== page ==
Nutri Booster delivers on Co Antrim dairy farm

Yara's Chloe Kyle out on farm with James and Dennis Minford
Yara's Chloe Kyle out on farm with James and Dennis Minford

Dennis Minford and his son, James, milk just short of 200 cows on their farm at Nutts Corner in Co Antrim.

“The cows calve between late August and the end of March,” explained James.

“This allows us to maximise milk output from high quality grass silage, wholecrop and concentrates. We bring in 60 home-bred replacements each year.

“The milking group is currently averaging 34.5L. This is the best performance that we have ever achieved from the cows.”

To a large extent, the Minfords attribute this to the quality of the grass silage they made last year.

“The protein content is well up, as are all the other attributes of the forage,” said Dennis.

“Changing our fertiliser policy has had a lot to do with this. A year or so ago, we noticed that a number of the swards started to yellow quite significantly. Not having sown phosphate for quite a while made us think that this was the cause of the deficiency problem.

“However, soil analysis confirmed that we actually had a sulphur deficiency issue. It was for this reason that we started using Nutri Booster.

“The response was more than significant. Dry matter yields have risen significantly across the farm. And we are also getting the benefit of significant improvements in silage quality. Last year, our top field yielded 13t/ha on a dry matter basis.”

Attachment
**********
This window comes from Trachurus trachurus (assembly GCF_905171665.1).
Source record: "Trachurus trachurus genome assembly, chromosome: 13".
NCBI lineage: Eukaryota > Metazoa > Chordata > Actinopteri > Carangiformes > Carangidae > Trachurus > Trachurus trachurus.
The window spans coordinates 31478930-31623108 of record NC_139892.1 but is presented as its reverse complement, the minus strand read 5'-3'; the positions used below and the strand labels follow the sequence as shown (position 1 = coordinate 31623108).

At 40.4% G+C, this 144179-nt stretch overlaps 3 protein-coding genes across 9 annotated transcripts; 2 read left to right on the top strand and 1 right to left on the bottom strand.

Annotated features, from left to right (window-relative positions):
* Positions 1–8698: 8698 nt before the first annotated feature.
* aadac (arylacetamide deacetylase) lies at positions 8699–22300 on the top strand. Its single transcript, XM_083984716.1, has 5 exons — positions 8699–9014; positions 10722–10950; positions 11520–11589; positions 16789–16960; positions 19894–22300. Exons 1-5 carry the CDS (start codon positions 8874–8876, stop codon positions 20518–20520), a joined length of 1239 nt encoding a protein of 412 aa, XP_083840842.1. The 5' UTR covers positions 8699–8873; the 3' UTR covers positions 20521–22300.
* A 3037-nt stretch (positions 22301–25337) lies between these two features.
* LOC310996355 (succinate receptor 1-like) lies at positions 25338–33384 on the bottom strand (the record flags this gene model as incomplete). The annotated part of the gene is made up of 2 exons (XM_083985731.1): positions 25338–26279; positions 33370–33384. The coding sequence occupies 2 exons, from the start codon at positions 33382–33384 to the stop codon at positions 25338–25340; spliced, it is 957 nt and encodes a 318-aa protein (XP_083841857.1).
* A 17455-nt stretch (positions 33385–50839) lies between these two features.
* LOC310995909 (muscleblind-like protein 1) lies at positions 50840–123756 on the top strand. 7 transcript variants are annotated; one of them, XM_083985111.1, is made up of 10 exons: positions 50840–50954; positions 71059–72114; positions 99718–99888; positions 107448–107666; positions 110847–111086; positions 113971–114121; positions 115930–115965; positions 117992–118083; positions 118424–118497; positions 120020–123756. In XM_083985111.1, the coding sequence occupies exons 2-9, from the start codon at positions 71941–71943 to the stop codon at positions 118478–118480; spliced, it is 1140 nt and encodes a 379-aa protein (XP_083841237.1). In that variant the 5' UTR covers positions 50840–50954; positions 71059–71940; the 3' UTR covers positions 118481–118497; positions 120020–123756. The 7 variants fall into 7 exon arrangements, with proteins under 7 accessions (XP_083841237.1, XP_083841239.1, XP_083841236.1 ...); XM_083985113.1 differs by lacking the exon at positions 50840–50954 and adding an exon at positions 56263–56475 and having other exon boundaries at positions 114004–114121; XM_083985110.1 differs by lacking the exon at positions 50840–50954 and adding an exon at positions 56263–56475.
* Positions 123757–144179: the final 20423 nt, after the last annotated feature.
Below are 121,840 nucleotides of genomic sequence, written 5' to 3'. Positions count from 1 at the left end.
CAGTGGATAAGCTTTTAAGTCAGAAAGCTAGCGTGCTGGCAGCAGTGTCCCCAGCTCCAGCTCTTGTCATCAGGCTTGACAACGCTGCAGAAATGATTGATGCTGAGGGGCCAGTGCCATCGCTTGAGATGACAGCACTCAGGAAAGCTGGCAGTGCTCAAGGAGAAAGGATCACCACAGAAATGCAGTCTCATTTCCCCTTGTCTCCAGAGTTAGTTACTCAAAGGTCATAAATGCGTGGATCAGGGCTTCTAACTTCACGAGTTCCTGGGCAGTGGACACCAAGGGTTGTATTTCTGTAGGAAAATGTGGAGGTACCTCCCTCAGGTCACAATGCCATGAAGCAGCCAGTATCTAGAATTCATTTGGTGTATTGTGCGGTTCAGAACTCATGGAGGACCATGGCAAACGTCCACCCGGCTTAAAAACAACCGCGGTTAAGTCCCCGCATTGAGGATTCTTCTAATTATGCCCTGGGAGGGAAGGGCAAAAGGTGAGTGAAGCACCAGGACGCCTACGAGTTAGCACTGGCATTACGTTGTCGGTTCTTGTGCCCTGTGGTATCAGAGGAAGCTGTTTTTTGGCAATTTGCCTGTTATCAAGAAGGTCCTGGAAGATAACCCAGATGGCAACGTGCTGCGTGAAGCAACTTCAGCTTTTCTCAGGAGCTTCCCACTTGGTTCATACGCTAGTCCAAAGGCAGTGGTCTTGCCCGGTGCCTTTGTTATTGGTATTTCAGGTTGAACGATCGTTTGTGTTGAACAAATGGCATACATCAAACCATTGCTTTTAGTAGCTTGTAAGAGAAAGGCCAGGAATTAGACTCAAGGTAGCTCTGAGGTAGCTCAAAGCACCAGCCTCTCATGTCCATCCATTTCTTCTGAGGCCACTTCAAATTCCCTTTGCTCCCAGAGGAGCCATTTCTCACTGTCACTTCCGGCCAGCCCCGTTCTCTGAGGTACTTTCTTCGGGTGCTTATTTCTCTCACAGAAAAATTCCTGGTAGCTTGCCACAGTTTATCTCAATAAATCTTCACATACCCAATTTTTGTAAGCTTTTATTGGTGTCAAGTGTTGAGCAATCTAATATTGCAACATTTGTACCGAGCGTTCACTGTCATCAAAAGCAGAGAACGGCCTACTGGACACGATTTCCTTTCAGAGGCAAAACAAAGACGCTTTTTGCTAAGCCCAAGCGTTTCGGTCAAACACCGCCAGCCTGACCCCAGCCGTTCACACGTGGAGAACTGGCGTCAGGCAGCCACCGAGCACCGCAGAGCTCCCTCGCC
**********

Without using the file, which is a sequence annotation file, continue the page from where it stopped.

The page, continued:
The Minfords are also using Nutri Booster on their grazing paddocks.

“We saw a marked improvement in sward palatability last year,” said James.

“The cows cleaned the paddocks consistently.”

Yara’s Chloe Kyle was a recent visitor to the Minford farm.

“Selenium is also present in its selenate readily available form. This trace element is a crucial driver of the cow’s immune system.”

The Minfords confirmed that cell milk count levels are currently well below where they would have been in previous years.

“We are attributing this to the impact of the additional selenium that is contained within Nutri Booster,” said James.

According to Chloe, the application of Nutri Booster throughout the growing season will lead to an improvement in the general health of the herd, improving fertility and reducing the number of cows treated for mastitis. She added:

“The fertiliser contains sodium selenate, not selenite, which is more easily taken up and, therefore, its inclusion in the product makes it an ideal method of fortifying grass to achieve daily intake requirements.”

A simulated grazing trial carried out at AFBI Loughgall, confirmed a yield increase of 1.1t of dry matter per hectare in favour of Nutri Booster over CAN

“This can be attributed to the additional sulphur in Nutri Booster and represents an increase of £334/ha in net margin for a dairy enterprise,” said Chloe.

She concluded: “Nutri Booster has been specially formulated for the Irish grassland farmer to include nitrogen, sulphur, selenium and sodium in every granule for even distribution across the spreader bout width so that every blade of grass gets the correct nutrient ratio.”